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An Evernote newbie here.

I signed up for Evernote after seeing a demo video. This video left the impression that notes could be organized in an arbitrary hierarchy, and that was the feature that appealed to me. Thus upon signing up, I was surprised to learn that only a 3-deep hierarchy is permitted. Since then I have been casting around trying to see what experienced users use in place of hierarchy, and I'm not having much luck finding this out.

Let me give an example of how I would use hierarchy if it was available. At the top level would be "my life", with nodes for each of several social aspects of my life, and nodes for each project I was working on. Take a project node for a book I'm working on. Within this would be nodes for things like "salient points", "chapter ideas", "other books", etc. Within "other books" would be nodes for each one of a number of relevant books, within each book node would be nodes for each chapter of the book, within each chapter would be notes summarizing the chapter, etc., etc. Even this simple example is deeper than Evernote permits, and it is easy to see the need for even deeper levels.

So, how do experienced Evernote users represent "their whole life" (as many claim to do), with only 3 levels? What is used to substitute for the fact that our minds certainly divide our lives up into far more levels than that?

Suggestions solicited.

Thanks.

--Milton--

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An Evernote newbie here.

I signed up for Evernote after seeing a demo video. This video left the impression that notes could be organized in an arbitrary hierarchy, and that was the feature that appealed to me. Thus upon signing up, I was surprised to learn that only a 3-deep hierarchy is permitted. Since then I have been casting around trying to see what experienced users use in place of hierarchy, and I'm not having much luck finding this out.

Let me give an example of how I would use hierarchy if it was available. At the top level would be "my life", with nodes for each of several social aspects of my life, and nodes for each project I was working on. Take a project node for a book I'm working on. Within this would be nodes for things like "salient points", "chapter ideas", "other books", etc. Within "other books" would be nodes for each one of a number of relevant books, within each book node would be nodes for each chapter of the book, within each chapter would be notes summarizing the chapter, etc., etc. Even this simple example is deeper than Evernote permits, and it is easy to see the need for even deeper levels.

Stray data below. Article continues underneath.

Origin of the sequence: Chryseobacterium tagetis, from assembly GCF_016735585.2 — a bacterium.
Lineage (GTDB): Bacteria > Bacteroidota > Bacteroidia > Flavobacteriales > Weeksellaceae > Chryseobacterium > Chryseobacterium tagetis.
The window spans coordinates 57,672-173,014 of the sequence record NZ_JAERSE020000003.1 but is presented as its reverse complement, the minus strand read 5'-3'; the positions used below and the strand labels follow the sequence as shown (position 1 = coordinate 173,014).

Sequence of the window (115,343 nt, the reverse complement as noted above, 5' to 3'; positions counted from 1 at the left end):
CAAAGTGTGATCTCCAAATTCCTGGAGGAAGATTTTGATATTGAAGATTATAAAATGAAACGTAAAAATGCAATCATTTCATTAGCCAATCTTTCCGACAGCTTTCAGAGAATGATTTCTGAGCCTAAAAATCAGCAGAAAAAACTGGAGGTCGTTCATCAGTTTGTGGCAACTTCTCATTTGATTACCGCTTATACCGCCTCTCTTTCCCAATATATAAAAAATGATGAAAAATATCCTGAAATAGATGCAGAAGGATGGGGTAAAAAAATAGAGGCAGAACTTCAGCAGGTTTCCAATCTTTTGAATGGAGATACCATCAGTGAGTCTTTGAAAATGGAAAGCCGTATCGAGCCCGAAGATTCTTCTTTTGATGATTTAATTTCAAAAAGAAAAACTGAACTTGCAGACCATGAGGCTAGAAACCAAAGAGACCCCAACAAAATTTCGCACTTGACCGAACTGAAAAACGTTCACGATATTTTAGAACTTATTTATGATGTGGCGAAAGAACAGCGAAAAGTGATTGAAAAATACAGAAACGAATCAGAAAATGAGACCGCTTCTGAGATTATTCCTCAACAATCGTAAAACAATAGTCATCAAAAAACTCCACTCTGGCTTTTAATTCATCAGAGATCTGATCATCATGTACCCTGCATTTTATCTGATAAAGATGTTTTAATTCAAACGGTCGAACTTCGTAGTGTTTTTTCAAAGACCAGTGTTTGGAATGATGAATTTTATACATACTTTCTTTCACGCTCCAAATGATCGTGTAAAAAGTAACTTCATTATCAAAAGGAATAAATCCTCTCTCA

So, how do experienced Evernote users represent "their whole life" (as many claim to do), with only 3 levels? What is used to substitute for the fact that our minds certainly divide our lives up into far more levels than that?

Suggestions solicited.

Thanks.

--Milton--

 

Hi. Welcome to the forums.

 

Only one level for me.

http://www.christopher-mayo.com/?p=367

 

Other people use tags.

http://www.christopher-mayo.com/?p=437

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I use notebooks sparingly (though not as sparingly as GrumpyMonkey). About 15 in total. My organizational rules of thumb:

  1. Use notebooks only if you must. The use cases:
    1. For local notebooks on a desktop device. These are notebooks that are never synced to the cloud.
    2. For offline notebooks on a mobile device. These are notebooks that are always available on the mobile device, once synced, so long as device storage allows.
    3. For sharing a group of notes with others. I keep a separate account for use at work, but it's convenient to share some personal notebooks with my work account (e.g. my software development notebook), and vice-versa (for when I'm working at home)
  2. Use stacks as a convenience.
    1. For ad-hoc searching (since you cannot search designated multiple notebooks unless they're in a stack)
    2. For convenience in managing your notebook list: it's nice to keep the top-level list to a small number (10 or less, in my case) for less clutter; less-frequently used notebooks go in a stack that's normally kept closed.
  3. Use tags for everything else. Tags are great because they can be used to search across organizational structures (notebooks and stacks), and you can cross-categorize notes, which you can't do in a rigid hierarchy.

Evernote understands the traditional nested hierarchy model of organization, but they don't seem interested in providing it. They've opted for a scheme that's a lot more like GMail's. It works well for some folks, some others adapt to it, and it doesn't work at all for others. Personally, I don't miss it. I've traipsed up and down folder hierarchies for years, and truthfully, it's often wearisome. With Evernote, I can usually just describe what I want, and that narrows it down well enough to locate what I'm looking for. Not unlike the web, in some respects.

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I believe the answer was shown by jefito, but not explained. I suggest using the bullet points and/or numbering. They allow for hanging indents to organize these ideas, from the more abstract and 3D "stack > notebook > note" to a nice, concrete and 2D list. For instance, in an effort to plan for a novel, one might have something like this:

 

Legend:

 

  • Character Name